Although it is not something we
like to think about, we are all going to die at some point. Statistics
show more than 60% of UK residents die without making a Will even though this
should be one of the most important legal priorities. No one can foretell
the future and so there is no time like the present.
Wills are not just for the wealthy or elderly but an important way to ensure that, whatever your circumstances, you have the peace of mind knowing your affairs are in order if you die.
Wills are not just about money, although if you add up the total of all your assets (including your house) this may be more than you think. If you have children or step-children under 18, a Will can appoint a Testamentary Guardian to look after them, whereas if you die without a Will, where your children live is out of your control.
Other reasons to make a Will include:-
If you die without a Will it can result in your assets going to the Treasury rather than desired beneficiaries
Unmarried partners cannot inherit from each other unless there is a Will. The death of one partner may cause financial problems for the other and any children of the relationship
It may be possible to reduce the amount of tax payable on death if advice is taken when making a Will
You can set out your wishes for your remains be this cremation, burial or medical research
You can make sure a family business stays in the family and passes to those of your choosing
If you divorce any existing Will would be interpreted as if references to your spouse were deleted. Therefore, if the Will made before a divorce leaves everything to your now ex-spouse, the reality is you do not have a Will at all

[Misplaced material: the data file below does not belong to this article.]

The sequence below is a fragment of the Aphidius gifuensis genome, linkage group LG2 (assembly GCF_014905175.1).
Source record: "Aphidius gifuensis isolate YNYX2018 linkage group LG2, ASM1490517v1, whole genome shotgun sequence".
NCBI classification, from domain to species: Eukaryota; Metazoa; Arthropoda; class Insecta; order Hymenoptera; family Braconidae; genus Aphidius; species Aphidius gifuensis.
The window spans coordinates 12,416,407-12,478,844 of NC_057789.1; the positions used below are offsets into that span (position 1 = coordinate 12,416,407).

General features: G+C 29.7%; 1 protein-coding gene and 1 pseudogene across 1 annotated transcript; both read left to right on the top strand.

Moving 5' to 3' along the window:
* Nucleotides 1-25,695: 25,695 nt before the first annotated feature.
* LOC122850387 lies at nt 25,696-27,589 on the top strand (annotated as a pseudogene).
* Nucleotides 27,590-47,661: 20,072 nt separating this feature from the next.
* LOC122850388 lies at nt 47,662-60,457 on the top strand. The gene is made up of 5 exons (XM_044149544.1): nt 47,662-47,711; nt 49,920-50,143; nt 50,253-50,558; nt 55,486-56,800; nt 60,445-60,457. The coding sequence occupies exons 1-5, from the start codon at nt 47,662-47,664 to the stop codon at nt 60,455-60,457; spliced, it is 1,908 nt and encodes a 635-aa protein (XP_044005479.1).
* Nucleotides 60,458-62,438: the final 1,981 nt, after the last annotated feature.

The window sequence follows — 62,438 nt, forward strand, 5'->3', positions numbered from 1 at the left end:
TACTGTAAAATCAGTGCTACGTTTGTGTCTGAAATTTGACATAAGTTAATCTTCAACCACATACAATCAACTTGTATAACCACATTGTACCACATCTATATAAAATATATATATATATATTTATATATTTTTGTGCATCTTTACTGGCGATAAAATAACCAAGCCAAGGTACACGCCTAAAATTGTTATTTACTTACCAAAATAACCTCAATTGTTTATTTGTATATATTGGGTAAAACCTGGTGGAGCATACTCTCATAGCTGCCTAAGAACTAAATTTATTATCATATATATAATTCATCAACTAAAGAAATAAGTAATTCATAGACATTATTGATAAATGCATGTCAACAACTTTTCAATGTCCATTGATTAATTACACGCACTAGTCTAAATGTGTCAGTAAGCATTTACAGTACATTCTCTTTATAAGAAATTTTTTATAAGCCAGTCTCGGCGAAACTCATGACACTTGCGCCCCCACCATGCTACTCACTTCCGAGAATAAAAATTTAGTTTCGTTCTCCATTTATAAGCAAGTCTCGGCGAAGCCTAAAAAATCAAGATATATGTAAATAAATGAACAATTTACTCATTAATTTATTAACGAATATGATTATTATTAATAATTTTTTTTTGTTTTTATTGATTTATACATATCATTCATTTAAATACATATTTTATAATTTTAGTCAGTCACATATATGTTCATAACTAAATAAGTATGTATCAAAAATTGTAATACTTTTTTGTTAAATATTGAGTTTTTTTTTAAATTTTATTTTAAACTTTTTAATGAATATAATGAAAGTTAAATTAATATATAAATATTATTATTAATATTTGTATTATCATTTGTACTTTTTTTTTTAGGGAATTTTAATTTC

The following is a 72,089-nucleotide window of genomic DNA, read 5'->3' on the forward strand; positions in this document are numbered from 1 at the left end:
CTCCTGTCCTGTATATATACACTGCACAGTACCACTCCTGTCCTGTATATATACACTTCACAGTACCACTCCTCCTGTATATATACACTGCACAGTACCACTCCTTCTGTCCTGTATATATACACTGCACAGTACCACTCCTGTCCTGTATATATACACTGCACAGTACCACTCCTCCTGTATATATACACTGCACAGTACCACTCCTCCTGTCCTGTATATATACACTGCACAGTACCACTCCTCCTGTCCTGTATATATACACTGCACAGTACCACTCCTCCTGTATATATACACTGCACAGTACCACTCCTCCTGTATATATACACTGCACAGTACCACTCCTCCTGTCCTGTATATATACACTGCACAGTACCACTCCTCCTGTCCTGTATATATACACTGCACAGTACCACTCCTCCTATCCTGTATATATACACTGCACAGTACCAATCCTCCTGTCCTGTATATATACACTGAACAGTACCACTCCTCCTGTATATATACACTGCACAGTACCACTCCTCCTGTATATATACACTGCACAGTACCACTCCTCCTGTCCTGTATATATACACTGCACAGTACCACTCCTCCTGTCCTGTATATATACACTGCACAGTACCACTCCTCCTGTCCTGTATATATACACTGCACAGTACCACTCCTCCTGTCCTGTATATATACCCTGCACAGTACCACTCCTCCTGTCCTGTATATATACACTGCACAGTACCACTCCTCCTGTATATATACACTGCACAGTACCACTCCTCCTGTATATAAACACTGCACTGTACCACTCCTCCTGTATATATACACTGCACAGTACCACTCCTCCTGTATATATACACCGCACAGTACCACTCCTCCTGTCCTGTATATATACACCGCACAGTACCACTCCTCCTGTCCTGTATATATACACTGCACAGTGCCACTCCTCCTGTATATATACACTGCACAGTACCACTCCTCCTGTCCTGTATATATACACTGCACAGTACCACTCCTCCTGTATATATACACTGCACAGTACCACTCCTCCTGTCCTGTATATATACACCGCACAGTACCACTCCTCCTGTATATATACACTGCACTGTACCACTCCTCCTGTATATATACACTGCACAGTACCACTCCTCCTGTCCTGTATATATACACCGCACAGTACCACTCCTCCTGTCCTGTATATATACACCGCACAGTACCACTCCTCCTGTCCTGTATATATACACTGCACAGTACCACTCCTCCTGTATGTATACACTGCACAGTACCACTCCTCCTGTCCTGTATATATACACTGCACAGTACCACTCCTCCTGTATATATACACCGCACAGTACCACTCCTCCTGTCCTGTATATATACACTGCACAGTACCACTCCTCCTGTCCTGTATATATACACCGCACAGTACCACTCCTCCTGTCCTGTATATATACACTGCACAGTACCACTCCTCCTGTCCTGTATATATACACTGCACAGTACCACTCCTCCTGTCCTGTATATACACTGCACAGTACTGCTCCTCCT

Wills should be renewed at least every five years to ensure the contents still comply with your wishes and adequately meet your needs. Wills should be updated every time there is a significant change to your assets, such as getting married, buying or selling property or the birth of children.
A Will is a legal document and there are pitfalls and mistakes which are easy to make and can render a Will invalid. Having a Will drawn up by a Solicitor is much better than drawing up your own or using a pre-printed Will form.
A Will drawn by a Solicitor is not expensive. The fees below are exclusive of VAT and the exact charges will be confirmed before any work is undertaken. The cost will depend on the complexity of your Estate and the requirements to effect your wishes.
Wills Costs Examples:-
Drafting a straightforward Will for an individual (eg. leaving everything divided equally to relations and/or charity)
Drafting straightforward Wills for a couple (eg. leaving everything to each other and then to the children)
Wills incorporating tax planning or a Discretionary Trust on application
A Codicil making a change to a Will
Each change by a Codicil thereafter